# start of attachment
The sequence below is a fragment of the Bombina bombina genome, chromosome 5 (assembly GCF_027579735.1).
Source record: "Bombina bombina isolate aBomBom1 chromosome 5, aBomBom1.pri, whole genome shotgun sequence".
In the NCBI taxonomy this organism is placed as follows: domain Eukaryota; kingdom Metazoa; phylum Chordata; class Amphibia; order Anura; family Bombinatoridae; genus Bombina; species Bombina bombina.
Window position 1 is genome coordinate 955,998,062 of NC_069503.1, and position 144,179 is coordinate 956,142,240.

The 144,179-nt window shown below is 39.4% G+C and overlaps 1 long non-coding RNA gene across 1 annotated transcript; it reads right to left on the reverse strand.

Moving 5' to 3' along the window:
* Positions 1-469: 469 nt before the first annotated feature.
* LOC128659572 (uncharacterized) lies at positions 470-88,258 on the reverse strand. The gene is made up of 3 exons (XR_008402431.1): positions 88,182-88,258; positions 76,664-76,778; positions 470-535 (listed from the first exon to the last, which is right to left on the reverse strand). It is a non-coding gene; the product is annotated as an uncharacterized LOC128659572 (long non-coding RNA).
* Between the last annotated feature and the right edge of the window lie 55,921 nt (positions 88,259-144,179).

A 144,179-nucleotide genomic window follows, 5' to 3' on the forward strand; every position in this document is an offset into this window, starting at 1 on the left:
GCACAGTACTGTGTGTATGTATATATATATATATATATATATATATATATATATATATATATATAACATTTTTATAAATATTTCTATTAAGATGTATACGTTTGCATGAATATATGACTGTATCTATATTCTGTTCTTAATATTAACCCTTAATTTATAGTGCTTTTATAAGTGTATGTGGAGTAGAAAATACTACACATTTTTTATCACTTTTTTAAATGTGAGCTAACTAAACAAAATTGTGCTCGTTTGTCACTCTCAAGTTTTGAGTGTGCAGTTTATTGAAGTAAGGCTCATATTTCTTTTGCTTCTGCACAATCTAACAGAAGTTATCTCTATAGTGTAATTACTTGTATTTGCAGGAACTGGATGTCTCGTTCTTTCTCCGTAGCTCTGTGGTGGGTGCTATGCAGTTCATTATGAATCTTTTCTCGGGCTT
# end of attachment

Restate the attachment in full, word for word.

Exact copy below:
The sequence below is a fragment of the Bombina bombina genome, chromosome 5 (assembly GCF_027579735.1).
Source record: "Bombina bombina isolate aBomBom1 chromosome 5, aBomBom1.pri, whole genome shotgun sequence".
In the NCBI taxonomy this organism is placed as follows: domain Eukaryota; kingdom Metazoa; phylum Chordata; class Amphibia; order Anura; family Bombinatoridae; genus Bombina; species Bombina bombina.
Window position 1 is genome coordinate 955,998,062 of NC_069503.1, and position 144,179 is coordinate 956,142,240.

The 144,179-nt window shown below is 39.4% G+C and overlaps 1 long non-coding RNA gene across 1 annotated transcript; it reads right to left on the reverse strand.

Moving 5' to 3' along the window:
* Positions 1-469: 469 nt before the first annotated feature.
* LOC128659572 (uncharacterized) lies at positions 470-88,258 on the reverse strand. The gene is made up of 3 exons (XR_008402431.1): positions 88,182-88,258; positions 76,664-76,778; positions 470-535 (listed from the first exon to the last, which is right to left on the reverse strand). It is a non-coding gene; the product is annotated as an uncharacterized LOC128659572 (long non-coding RNA).
* Between the last annotated feature and the right edge of the window lie 55,921 nt (positions 88,259-144,179).

A 144,179-nucleotide genomic window follows, 5' to 3' on the forward strand; every position in this document is an offset into this window, starting at 1 on the left:
GCACAGTACTGTGTGTATGTATATATATATATATATATATATATATATATATATATATATATATAACATTTTTATAAATATTTCTATTAAGATGTATACGTTTGCATGAATATATGACTGTATCTATATTCTGTTCTTAATATTAACCCTTAATTTATAGTGCTTTTATAAGTGTATGTGGAGTAGAAAATACTACACATTTTTTATCACTTTTTTAAATGTGAGCTAACTAAACAAAATTGTGCTCGTTTGTCACTCTCAAGTTTTGAGTGTGCAGTTTATTGAAGTAAGGCTCATATTTCTTTTGCTTCTGCACAATCTAACAGAAGTTATCTCTATAGTGTAATTACTTGTATTTGCAGGAACTGGATGTCTCGTTCTTTCTCCGTAGCTCTGTGGTGGGTGCTATGCAGTTCATTATGAATCTTTTCTCGGGCTT